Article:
Immerse yourself in the original Lithuanian traditions and consider creating your own traditional costume under the guidance of artist Rasma Noreikytė (Kaunas 2022)! This post offers an overview of the original workshops offered by Rumšiškės Open-Air Museum of Lithuania.

Weaving and lullabies at the Open-Air Museum of Lithuania

Rumšiškės Open-Air Museum of Lithuania
Meet Rasma Noreikytė, a Lithuanian artist and designer working in Rumšiškės Open-Air Museum of Lithuania. Infographic © Tatyana Garkavaya

Rasma Noreikytė works in the Open-Air Museum of Lithuania (Rumšiškės, 20 km from Kaunas), one of the largest ethnographic open-air museums in Europe (about 200 ha). It represents a huge dynamic workshop area with over 40 different educational programmes. With them, visitors can learn about the Lithuanian traditions of the five ethnographic regions.

The artist organizes seminars “Make your own national costume” for which she invites different experts in sewing shirts, weaving on an old loom, etc. Rasma represents the northern region of Samogitia the main center of Lithuanian culture in the 19th century that traditionally tended to oppose any anti-Lithuanian restrictions.

‘Samogitian people can be described as dignified, stubborn, brave, and militant, and I think all these words describe me too’, – says Rasma who works with old weaving techniques in the museum and teaches the art to others.

Rumšiškės Open-Air Museum of Lithuania
Rumšiškės Open-Air Museum of Lithuania: nature, history, tradition. © Rumšiškės Open-Air Museum of Lithuania

The Open-Air Museum of Lithuania is not participating in the program of Kaunas 2022, but it’s popular with local communities. People particularly appreciate original programs that offer insights into teaching children traditions and good manners. Most educational activities have their roots in 19th-century traditions; they were carefully researched and found their reflection in the original workshops.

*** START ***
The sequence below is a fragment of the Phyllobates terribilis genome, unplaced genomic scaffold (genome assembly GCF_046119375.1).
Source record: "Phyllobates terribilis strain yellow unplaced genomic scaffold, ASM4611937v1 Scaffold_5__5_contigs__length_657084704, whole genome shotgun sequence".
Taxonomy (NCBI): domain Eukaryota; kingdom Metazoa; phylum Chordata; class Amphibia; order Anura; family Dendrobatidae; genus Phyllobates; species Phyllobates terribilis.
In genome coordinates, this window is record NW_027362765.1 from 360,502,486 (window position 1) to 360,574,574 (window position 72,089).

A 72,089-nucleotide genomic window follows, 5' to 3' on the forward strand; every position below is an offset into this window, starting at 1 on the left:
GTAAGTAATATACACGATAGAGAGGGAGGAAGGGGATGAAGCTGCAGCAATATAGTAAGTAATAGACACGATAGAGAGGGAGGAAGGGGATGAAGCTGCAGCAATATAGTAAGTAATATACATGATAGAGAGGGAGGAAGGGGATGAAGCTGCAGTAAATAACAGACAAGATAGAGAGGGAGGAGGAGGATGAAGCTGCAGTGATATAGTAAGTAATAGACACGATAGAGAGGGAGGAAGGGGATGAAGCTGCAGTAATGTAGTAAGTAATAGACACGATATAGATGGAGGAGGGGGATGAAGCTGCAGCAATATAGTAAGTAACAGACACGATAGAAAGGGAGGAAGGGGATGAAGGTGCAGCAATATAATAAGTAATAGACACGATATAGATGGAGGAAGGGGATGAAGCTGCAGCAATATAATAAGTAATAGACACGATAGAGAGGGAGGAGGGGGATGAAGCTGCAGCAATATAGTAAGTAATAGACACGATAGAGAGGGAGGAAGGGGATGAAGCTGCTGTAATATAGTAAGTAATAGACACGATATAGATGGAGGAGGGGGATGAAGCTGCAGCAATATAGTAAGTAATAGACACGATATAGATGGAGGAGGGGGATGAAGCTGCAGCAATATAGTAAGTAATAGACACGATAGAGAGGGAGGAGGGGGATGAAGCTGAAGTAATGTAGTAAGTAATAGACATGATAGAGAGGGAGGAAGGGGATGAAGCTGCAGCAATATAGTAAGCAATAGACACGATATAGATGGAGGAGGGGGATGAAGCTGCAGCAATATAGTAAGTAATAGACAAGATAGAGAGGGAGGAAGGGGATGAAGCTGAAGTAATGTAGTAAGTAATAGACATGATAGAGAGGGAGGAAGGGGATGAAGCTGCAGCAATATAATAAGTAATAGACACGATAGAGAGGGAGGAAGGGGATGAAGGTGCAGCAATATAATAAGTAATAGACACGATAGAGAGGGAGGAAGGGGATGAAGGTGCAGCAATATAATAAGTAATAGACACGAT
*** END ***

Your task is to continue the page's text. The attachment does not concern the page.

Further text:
Rumšiškės Open-Air Museum of Lithuania
Family photo sessions. © Rumšiškės Open-Air Museum of Lithuania

For example, one educator bases her interactive course on the spring tradition of greeting storks, and she links it to culinary traditions, introducing participants to the dishes and recipes used at that time.

Rumšiškės Open-Air Museum of Lithuania
Interactions with live artifacts of Rumšiškės Open-Air Museum of Lithuania. © Rumšiškės Open-Air Museum of Lithuania

Another popular program for children is „Infancy and Childhood in the Old House “. It covers the child’s christening celebrations, lullabies, and games in the Lithuanian countryside. Guests also can play with old wooden toys, taste “birch porridge”, participate in the workshops ‘Put the doll to sleep’ and ‘Make a “sucker”, try on the clothes and shoes of that time, and do some children’s jobs.

The bread and chocolate of the Lithuanian creativity for an Italian project

The video ‘La strada di cioccolato‘ is a Rasma’s recent work for Latitudo -Art Project (Italy). The director of the project Benedetta Carpi De Resmini invited the artist to participate in Rodari Online – Evening Readings and create a short video for one of Gianni Rodari’s tales. Latitudo – Art Projects is a smart, sustainable, and inclusive cultural project, the leading partner of the Kaunas Biennial.